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Dr. D. Michael Lampton’s Lecture on China’s New Leadership

On July 8th, the U.S.-China Policy Foundation (USCPF) hosted a luncheon for the Congressional Staffers participating in the Policymakers annual seminar series and trip to China. This year the group of congressional staff was treated a talk from Dr. Mike Lampton. Dr. Lampton is the director of Chinese Studies at the Nixon Center and has a long and distinguished career in studying and working in U.S.-China relations.

After a brief introduction and thanks of Dr. Lampton from Dr. Ernestine Wang of the USCPF, she thanked this year's participants. Dr. Lampton began his talk by explaining that he was going to focus on the change in current PRC leadership through their recent decades of reform and he hoped to surprise some of the U.S.’s perceptions of Chinese leadership with some interesting facts.

First, he explained that the quality of leadership has changed since President Deng Xiaoping first initiated reform after the leadership of Mao Zedong. He explained that new leaders are “too busy being capitalistic to fight capitalism,” and are becoming increasingly comfortable and eager for globalization. He made special note of the differences in the leadership shift between former President Jiang Zemin and current President Hu Jintao. Noting that, despite their different styles a trend in the increasing openness of the Chinese government can be seen. He also noted that the transition between leaders was also particularly smooth, and that has meant that the Chinese government and Communist Party did not experience any halting political snafus and perhaps that has contributed to recent growth.

Next, he hypothesized that the new leadership in China, that is the transition from Jiang to Hu, was able to gain such a sizeable amount of legitimacy early on because of their approach to pressing issues that the people of China faced at the time of the transition. More specifically they: exercised swift action and handling the SARS crisis, began to rely on using a populist approach for appeal, were lucky to enter power at a time of economic growth and success.

Dr. Lampton noted that the Chinese leadership is also becoming increasingly educated. For example, in 1978 only twenty three percent of the Politburo had a college education, currently ninety two percent have. Furthermore, in 1982 only four percent of the military had had a college education, by 1992 seventy eight percent had. He noted that the shift should not be completely shocking because China has always put a high value on education, as its culture is rooted in Confucianism, but that it was stifled during the Cultural Revolution and under Mao. The educated leadership is contributing to a better understanding of international politics and foreign relations.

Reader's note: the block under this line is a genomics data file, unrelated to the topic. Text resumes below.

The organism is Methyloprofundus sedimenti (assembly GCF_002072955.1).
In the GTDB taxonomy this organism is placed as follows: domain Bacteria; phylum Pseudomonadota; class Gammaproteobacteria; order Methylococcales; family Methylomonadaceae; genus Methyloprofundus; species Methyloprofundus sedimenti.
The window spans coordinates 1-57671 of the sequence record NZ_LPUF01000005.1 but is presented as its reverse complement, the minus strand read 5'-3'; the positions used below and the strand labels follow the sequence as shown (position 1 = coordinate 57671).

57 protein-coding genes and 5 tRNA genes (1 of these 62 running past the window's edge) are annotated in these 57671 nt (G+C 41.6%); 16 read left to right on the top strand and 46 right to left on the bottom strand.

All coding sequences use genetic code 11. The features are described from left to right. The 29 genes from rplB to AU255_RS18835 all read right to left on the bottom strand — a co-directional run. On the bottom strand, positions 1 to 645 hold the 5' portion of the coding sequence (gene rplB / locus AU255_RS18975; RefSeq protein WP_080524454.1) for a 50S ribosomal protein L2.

He concluded his talk with the thought that the new government leadership is focused in a pragmatic and factual approach to both internal and external issues and that he thinks that the new China is one in which the United States can and should have successful relations with. The leadership is increasingly educated, interested and eager for the path for China ahead.

Upon opening the talk up for discussion and questions, Dr. Lampton was asked how China views its role in the world. Dr. Lampton explained by citing a book he had read, that China, up until 150 years ago, had consistently controlled 30% of the world GDP (since the birth of Christ) and that China had always been a hugely powerful country. Now, he explained, the Chinese feel that they are slowly returning to their “normal” place in the world, and ending what is referred to as the “150 years of humiliation.” Next, Dr. Lampton was asked to further his comments by answering what he thought China’s place in the world was. He answered that the Chinese have an intrinsic confidence and sense of nationality and that they are extremely focused and determined to “regain” world respect through diligent and strategic domestic and international affairs. He also noted that the Chinese were in the habit of making no enemies abroad, adding that the Chinese government’s mentality is they have no room for mistakes or hostilities. The final question was in regards to if the increase in the number of educated Chinese officials was also being seen among the populous. Dr. Lampton explained that there has been a dramatic increase since Mao and that one of the first reforms that Deng Xiaoping made was to send Chinese students abroad to the U.S. to quickly catch up with the rest of the world in terms of education. Dr. Lampton only sees the number of educated Chinese increasing in the future.

Dr. Lampton thanked the participants for their questions and time, and Dr. Wang concluded the luncheon by again thanking Dr. Lampton for his interesting and insightful lecture.

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